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Friday, April 10, 2015

Why We Love The Lannisters

No matter who you are or what season you're on I can bet, dollars to donuts, that your favorite character is a Lannister. They may not be the one you love the most, but damn it all, you just can't help but wait for Tyrion to make a quip or for Cersi to do something crazy. And what's Jamie doing? Poor damaged kid that he is.

But the real question is why? Why does everyone love the fucking Lannisters? Well, in truth, it all goes back to that old mantra Tyrion has.

"A Lannister Always Pays His Debts."

This is a sort of creed for their kind and, though each of them acts very independently of one another they all have their debts they must pay. They all have the things they must do. That is a big part of it because, though it may seem silly, characters that are motivated and always striving toward a course of action are exciting. We always know that the Lannisters are up to something, hell, everyone in the book or show knows it too. Yet, despite that fact, no one knows what because they are so clever and they are so different from everyone else.

For instance, take someone like Jamie Lannister, who is smart but rash. He is a warrior by nature and, in his own way, he is honorable. In fact, it would be fair to say that Jamie looks to be an honorable knight and yet, when he killed the Mad King, he did it by stabbing him in the back. That is not a thing an honorable man would do.

To put that into perspective, can you imagine Ned Stark doing such a thing? Or any of the Stark's for that matter? Of course not. They are bound by their honor whereas Jamie merely uses it for a suggestion.

Or the great Tyrion Lannister. Small but clever. You never know exactly what his plan in and, no matter the problem, you know he always has a way out. And, much like his own brother, he is an honorable sort in his own way.

The fact of the matter is that the Lannisters are not black or white but gray characters. This means that, while they may be more good that bad (or bad than good) they do whatever it is suits them. In this way they are more human and relate-able. We may not agree with what they do, but we can understand it.

We may not agree with anything that Cersi does, yet we can come to understand it. She lacks power because she is a woman yet she is shrewd and, honestly, most fit for rule out of most everyone. She knows how to be strong and also how to be kind. From the very start it is clear that she pulls the strings and, though we may not like what she does, we can understand the feeling of powerlessness. We have all manipulated to get what we want or to better position ourselves in life.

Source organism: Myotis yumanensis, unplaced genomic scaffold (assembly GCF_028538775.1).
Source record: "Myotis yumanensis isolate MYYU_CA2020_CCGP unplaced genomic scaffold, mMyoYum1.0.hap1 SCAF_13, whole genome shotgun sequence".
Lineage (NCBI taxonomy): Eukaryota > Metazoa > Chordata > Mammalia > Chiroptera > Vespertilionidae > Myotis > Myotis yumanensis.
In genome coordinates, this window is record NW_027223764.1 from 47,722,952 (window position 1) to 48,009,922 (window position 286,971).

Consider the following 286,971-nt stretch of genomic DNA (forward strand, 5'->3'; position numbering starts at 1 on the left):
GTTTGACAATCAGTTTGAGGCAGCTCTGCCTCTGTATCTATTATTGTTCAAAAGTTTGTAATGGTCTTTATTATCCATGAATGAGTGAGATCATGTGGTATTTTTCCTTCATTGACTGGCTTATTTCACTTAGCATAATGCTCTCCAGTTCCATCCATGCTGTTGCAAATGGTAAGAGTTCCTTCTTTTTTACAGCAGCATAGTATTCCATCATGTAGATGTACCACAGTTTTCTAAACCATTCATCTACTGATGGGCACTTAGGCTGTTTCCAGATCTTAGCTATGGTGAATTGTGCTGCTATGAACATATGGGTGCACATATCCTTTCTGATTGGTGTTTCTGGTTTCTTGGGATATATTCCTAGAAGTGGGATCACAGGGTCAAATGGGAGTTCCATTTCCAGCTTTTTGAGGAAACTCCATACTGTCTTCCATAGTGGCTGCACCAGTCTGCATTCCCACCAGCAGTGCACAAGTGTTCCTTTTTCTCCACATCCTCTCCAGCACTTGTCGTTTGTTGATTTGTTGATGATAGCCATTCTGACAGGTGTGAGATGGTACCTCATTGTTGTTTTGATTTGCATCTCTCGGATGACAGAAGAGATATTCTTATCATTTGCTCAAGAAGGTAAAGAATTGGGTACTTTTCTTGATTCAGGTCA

There is a part of Cersi Lannister in us all.

Now, why does this matter? Well, these are the kinds of characters that you want to put in your stories. You want to have more that just the honorable Ned Stark or the vile Jeoffry. If you are stuck dealing with what is good and what is bad you will alienate people.

When Robert Jordan, author of The Wheel of Time series said that, "in fantasy your one certainty is that evil will never triumph over good," I feel as though he missed the point. I understand that we all want the good guy to win, but good is subjective and often times the good guy is not the right man for the job.

A character who is so concerned with the idea of what is honorable or just or what will help the most people is a character that will lose it all in the end, just as King Robert did.

On the other end, a character that will only pursue their own ends and will kill whoever stands in their way is equally unsuited to rule, for obvious reasons.

Yet, someone who can walk that line and make the decisions based on the greater good is one who will truly rule the people well. So, while those characters of good and evil are good to drive things forward, it is those gray characters that really make your story powerful and believable.

For those that want to read Game of Thrones click here: George R. R. Martin's A Game of Thrones 5-Book Boxed Set (Song of Ice and Fire series): A Game of Thrones, A Clash of Kings, A Storm of Swords, A Feast for Crows, and A Dance with Dragons

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